Security with the Trusted Platform Module

Trusted Computing

Article from Issue 206/2018
Author(s):

The Trusted Platform Module on your computer's motherboard could lead to better security for your Linux system.

The security of any operating system (OS) layer depends on the security of every layer below it. If the CPU can't be trusted to execute code correctly, there's no way to run secure software on that CPU. If the bootloader has been tampered with, you cannot trust the kernel that the bootloader boots. Secure Boot allows the firmware to validate a bootloader before executing it, but if the firmware itself has been backdoored, you have no way to verify that Secure Boot functioned correctly.

This problem seems insurmountable: You can only trust the OS to verify that the firmware is untampered with if the firmware itself has not been tampered with. How can you verify the state of a system without having to trust it first?

The answer lies in a set of technologies collectively referred to as Trusted Computing. A consortium of companies called the Trusted Computing Group [1] maintains the specifications related to Trusted Computing. At the heart of the Trusted Computing environment is a small hardware component called a Trusted Platform Module (TPM). The TPM is a chip connected by bus to the system motherboard, and sometimes it can be retrofitted as a module (Figure 1). TPMs are not fast or powerful – almost anything that can be done on a TPM can be done much faster on the CPU. Neither can the TPM see what's happening on the rest of the system; TPMs know only what the rest of the computer chooses to tell them.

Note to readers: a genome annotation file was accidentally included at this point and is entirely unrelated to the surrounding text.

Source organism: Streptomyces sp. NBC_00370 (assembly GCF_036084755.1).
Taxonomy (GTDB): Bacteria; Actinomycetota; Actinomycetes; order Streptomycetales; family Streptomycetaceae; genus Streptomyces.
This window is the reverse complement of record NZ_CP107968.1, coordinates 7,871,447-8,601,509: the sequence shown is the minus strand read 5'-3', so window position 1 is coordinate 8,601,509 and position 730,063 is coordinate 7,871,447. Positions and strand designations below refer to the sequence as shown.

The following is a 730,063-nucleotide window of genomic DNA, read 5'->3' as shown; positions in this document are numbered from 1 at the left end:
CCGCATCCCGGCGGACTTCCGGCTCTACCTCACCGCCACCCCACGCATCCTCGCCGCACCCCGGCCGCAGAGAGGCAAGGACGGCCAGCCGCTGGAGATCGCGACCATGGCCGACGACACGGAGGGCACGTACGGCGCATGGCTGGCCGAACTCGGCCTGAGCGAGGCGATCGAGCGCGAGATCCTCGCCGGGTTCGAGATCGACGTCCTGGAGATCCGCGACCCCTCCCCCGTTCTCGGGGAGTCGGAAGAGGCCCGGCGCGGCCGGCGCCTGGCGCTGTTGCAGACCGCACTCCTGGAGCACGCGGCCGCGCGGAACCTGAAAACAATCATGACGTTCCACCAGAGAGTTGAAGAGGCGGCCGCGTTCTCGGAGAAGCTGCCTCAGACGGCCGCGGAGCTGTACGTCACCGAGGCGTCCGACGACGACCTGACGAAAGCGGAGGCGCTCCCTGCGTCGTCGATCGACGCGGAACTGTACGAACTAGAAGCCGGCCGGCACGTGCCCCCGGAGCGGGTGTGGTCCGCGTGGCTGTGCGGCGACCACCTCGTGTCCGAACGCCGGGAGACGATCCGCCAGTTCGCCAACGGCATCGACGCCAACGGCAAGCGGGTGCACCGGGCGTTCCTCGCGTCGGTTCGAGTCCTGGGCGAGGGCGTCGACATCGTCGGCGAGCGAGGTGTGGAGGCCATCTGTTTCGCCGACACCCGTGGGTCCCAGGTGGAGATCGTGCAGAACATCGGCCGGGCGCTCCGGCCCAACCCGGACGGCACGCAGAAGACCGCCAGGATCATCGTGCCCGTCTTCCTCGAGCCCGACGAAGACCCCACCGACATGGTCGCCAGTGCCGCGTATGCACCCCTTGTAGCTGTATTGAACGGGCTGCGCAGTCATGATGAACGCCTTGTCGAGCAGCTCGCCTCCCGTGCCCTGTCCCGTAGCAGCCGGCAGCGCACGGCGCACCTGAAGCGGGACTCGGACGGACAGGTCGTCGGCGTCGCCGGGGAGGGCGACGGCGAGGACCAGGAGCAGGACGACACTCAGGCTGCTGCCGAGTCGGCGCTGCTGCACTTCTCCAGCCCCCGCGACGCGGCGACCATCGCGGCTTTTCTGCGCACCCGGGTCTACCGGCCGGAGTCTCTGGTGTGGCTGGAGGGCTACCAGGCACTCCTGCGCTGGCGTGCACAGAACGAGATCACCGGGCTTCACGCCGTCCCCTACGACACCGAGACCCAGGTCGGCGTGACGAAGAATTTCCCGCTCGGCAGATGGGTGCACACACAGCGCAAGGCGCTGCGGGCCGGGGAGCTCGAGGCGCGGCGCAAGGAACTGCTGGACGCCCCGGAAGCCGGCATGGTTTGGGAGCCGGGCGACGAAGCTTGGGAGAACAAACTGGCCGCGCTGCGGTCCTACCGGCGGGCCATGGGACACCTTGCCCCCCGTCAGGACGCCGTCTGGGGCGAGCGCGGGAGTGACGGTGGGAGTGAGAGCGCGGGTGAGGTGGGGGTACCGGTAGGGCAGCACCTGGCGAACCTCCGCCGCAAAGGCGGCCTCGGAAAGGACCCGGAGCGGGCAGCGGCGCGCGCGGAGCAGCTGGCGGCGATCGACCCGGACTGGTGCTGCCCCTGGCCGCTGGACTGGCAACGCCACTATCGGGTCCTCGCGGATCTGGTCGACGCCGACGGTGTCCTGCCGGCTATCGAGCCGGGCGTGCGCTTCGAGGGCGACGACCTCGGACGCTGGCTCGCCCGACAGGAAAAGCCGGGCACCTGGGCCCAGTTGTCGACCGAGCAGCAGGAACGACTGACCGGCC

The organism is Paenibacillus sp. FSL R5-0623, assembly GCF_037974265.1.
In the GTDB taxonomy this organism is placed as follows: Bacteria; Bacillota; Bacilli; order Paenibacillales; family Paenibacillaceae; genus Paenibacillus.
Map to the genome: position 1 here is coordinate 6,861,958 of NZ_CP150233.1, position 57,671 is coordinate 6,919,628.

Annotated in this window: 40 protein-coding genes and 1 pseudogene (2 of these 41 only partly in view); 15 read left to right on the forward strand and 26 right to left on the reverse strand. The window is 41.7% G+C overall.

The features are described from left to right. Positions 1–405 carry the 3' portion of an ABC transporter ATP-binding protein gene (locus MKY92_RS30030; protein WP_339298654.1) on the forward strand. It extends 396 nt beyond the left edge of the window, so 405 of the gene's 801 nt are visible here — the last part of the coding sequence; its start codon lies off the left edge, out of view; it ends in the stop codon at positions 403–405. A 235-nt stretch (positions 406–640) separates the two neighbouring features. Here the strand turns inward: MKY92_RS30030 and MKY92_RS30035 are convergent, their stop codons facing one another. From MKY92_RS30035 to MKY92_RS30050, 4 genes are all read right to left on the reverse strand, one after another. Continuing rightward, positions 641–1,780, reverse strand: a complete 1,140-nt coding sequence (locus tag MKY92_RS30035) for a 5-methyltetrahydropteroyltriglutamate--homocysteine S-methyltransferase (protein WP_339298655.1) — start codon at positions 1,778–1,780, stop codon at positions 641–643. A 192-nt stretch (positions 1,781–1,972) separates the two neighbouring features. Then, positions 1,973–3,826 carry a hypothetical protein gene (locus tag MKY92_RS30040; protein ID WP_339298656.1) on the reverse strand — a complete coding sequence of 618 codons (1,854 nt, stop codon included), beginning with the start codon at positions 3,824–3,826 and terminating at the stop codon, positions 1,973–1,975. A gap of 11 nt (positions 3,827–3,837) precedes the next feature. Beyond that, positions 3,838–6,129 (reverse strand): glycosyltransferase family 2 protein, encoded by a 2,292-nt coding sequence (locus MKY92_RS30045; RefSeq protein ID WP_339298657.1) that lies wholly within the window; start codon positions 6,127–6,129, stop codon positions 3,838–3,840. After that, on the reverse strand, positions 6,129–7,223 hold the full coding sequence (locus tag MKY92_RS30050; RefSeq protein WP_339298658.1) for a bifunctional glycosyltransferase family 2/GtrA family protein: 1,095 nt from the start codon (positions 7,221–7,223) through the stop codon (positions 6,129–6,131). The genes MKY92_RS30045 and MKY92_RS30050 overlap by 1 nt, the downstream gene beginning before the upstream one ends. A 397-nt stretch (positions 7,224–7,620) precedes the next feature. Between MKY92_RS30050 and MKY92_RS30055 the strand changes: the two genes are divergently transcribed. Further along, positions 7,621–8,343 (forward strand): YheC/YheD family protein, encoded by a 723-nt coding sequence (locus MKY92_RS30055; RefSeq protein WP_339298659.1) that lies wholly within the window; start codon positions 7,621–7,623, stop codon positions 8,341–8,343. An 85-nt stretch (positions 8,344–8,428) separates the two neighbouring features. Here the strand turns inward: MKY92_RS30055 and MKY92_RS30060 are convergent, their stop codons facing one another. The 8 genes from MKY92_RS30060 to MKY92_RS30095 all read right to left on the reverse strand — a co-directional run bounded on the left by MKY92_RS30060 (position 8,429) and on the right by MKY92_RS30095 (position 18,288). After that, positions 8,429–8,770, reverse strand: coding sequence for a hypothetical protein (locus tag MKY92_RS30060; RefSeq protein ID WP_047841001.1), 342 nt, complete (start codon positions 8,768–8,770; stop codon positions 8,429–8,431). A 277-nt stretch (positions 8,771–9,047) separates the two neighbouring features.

[...]

Use Express-Checkout link below to read the full article (PDF).

Buy this article as PDF

Express-Checkout as PDF
Price $2.95
(incl. VAT)

Buy Linux Magazine

SINGLE ISSUES
 
SUBSCRIPTIONS
 
TABLET & SMARTPHONE APPS
Get it on Google Play

US / Canada

Get it on Google Play

UK / Australia

Related content

  • Virtualizing Rootkits

    A new generation of rootkits avoids detection by virtualizing the compromised system – and the user doesn't notice a thing.

  • The State of Secure Boot

    Opinions differ on the UEFI boot security system, but one thing is certain: Secure Boot is here to stay. We thought it was time to ask, "How hard is it to boot a popular Linux distribution in a UEFI Secure Boot environment?"

  • FSF Weighs in on Secure Boot

    Free Software Foundation considers Restricted Boot a threat to user freedom.

  • UEFI and Secure Boot

    The coming Windows 8 implementation of UEFI with Secure Boot adds an extra layer of complexity for some Linux users. We look at the problem and two solutions from Fedora and Canonical.

  • Shuttleworth Calls for Declarative Firmware

    Ubuntu founder denounces insecurity in proprietary, close-source software blobs.

comments powered by Disqus

Direct Download

Read full article as PDF:

Price $2.95

News

njobs Europe
What:
Where:
Country:
Njobs Netherlands Njobs Deutschland Njobs United Kingdom Njobs Italia Njobs France Njobs Espana Njobs Poland
Njobs Austria Njobs Denmark Njobs Belgium Njobs Czech Republic Njobs Mexico Njobs India Njobs Colombia